ARCADY FARMS MILLING CO.
EAGLE POULTRY PACKERS, Inc.
Daniel J. Layton, Sr., of Gorgetown, and James R. Morford (of Morford, Bennethum, Marvel & Cooch), of Wilmington, for the plaintiff.
James M. Tunnell, Jr. (of Tunnell & Tunnell), of Georgetown, and Clair J. Killoran (of Killoran & VanBrunt), of Wilmington, for the defendant.
[45 Del. 390] TERRY, Judge.
The plaintiff, an Illinois corporation, is engaged in the business of the manufacture, sale and distribution of mixed feeds for poultry.
The defendant, a Delaware corporation, is engaged in the business of buying poultry which has been raised by various poulty growers on the Delmarva Penninsula, thereafter catching, cooping and transporting the same to its plant at Frankford, Delaware, then putting the poultry through a course of intensive feeding prior to slaughtering, dressing and marketing same.
On April 1, 1948 the defendant contracted to purchase from the plaintiff 300 tons of chicken feed known in the trade as 'Wonder Feed Pellets' or sometimes called 'Station Pellets' at the price of $96.90 per ton, said feed to be delivered within thirty days upon order of the defendant. The type of pellets contracted for are used in the poultry industry to fatten the flocks in batteries prior to slaughtering, and it was for this purpose that the foregoing sale was consummated.
In relation to the 300 tons contracted for, 150 tons were delivered and accepted. The remainder, or 150 tons, was delivered but acceptance was refused. The first delivery was of 30 tons, for which the defendant paid the contract price. In relation to this feed the defendant says it was used as intended, and, as a consequence, the poultry lost weight, resulting in damage to the plaintiff in an amount in excess of the contract price. As to the remaining 120 tons that were accepted, the defendant alleges the same was not fit for the purpose intended and was used as mash to stuff the poultry prior to slaughtering, a use for which feed considerably cheaper than that contracted for is used.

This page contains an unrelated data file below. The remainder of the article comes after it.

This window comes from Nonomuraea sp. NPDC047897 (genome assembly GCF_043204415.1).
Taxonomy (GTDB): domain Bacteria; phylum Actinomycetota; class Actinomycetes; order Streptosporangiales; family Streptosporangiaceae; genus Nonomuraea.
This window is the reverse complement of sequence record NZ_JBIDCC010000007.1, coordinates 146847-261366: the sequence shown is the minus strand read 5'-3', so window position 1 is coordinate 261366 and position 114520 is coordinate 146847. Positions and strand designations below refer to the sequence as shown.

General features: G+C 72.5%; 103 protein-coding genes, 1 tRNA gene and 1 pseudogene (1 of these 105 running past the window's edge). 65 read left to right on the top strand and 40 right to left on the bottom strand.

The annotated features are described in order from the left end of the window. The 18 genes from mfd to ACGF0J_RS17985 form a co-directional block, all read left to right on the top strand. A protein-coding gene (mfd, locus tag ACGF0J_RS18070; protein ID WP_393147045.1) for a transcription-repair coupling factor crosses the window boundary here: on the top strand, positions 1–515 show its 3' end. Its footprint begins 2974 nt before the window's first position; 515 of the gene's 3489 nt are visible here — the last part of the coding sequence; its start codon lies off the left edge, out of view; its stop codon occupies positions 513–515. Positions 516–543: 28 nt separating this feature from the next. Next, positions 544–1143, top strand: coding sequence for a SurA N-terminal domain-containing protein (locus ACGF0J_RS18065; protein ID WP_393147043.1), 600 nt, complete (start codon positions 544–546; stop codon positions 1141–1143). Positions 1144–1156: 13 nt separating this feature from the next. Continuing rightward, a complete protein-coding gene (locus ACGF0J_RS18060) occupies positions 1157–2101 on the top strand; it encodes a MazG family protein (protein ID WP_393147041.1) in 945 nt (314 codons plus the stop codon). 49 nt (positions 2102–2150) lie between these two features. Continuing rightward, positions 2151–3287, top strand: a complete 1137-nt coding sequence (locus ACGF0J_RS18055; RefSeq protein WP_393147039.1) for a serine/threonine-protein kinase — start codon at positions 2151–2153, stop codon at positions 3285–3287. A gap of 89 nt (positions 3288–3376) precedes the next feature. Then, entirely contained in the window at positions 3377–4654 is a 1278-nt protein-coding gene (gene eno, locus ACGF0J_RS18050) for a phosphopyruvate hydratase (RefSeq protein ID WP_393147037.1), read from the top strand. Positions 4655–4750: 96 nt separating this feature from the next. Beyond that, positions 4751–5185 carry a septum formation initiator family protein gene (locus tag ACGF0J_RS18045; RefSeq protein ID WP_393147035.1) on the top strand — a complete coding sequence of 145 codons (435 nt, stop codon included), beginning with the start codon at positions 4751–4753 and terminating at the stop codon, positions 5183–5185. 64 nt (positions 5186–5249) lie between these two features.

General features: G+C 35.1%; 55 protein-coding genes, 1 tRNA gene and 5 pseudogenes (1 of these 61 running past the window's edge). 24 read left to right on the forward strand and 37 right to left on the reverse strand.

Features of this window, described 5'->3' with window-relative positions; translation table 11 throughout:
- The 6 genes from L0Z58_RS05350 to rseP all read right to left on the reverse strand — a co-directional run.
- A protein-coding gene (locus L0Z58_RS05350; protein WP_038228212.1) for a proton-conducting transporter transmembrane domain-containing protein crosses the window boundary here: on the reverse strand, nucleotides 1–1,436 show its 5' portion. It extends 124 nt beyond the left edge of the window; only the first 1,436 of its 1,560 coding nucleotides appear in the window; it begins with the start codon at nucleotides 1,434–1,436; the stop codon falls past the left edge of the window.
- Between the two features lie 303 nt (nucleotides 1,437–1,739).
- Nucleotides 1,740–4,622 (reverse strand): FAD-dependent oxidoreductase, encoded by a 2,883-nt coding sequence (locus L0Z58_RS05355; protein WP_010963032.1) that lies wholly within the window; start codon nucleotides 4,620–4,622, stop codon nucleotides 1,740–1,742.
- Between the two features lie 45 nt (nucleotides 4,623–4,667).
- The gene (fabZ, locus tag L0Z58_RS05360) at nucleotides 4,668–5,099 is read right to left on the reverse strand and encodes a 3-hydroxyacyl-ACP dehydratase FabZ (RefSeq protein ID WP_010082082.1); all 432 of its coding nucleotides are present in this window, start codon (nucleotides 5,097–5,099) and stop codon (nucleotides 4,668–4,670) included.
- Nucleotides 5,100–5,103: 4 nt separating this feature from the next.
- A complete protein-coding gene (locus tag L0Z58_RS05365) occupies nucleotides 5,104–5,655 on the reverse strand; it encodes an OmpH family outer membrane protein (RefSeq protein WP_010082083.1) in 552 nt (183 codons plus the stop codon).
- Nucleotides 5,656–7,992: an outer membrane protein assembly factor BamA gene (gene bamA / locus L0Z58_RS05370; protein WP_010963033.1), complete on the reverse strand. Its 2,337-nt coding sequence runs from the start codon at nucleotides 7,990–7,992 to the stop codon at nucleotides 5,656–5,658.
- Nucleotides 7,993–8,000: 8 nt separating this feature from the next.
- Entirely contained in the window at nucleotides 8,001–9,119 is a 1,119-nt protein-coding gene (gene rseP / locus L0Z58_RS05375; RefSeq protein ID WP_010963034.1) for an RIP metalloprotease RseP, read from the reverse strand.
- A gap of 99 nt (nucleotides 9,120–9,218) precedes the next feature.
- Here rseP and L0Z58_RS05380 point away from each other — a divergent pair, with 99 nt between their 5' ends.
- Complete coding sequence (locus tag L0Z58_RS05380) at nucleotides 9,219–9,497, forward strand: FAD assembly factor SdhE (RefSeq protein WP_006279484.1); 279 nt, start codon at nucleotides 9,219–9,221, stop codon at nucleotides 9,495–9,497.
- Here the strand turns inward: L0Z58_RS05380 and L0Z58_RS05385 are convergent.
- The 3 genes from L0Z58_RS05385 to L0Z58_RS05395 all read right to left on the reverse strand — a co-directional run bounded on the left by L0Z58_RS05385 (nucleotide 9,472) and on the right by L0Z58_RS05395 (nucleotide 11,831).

The complaint contains two causes of action: first, that the defendant failed to pay for the 120 tons of the 150 tons delivered [45 Del. 391] under the contract; second, that the defendant refused to accept the remaining 150 tons to be delivered under the contract.
The defendant in its answer seeks damages in way of counterclaim for the 30 tons that it accepted and paid for and subsequently used to the alleged damage to its poultry. As to the remaining 120 tons accepted, allegedly not fit for the purpose intended but used as stuffing mash, the defendant pleads recoupment in diminution of the price.
The plaintiff pursuant to Rule 12(b) of the Rules of this Court moves to dismiss the counterclaim as the same relates to the defendant's answer, for the reason that it fails to state a claim on the part of the defendant against the plaintiff upon which relief can be granted.
The foregoing motion to dismiss is predicated on the provisions of Section 6048 of the Revised Code of Delaware, 1935, Subsection 1 and 2, which provides as follows:
'Remedies for Breach of Warranty:--(1) Where there is a breach of warranty by the seller, the buyer may, at his election:
'(a) Accept or keep the goods and set up against the seller, the breach of warranty by way of recoupment in diminution or extinction of the price;
'(b) Accept or keep the goods and maintain an action against the seller for damages for the breach of warranty.
'(c) Refuse to accept the goods, if the property therein has not passed, and maintain an action against the seller for ...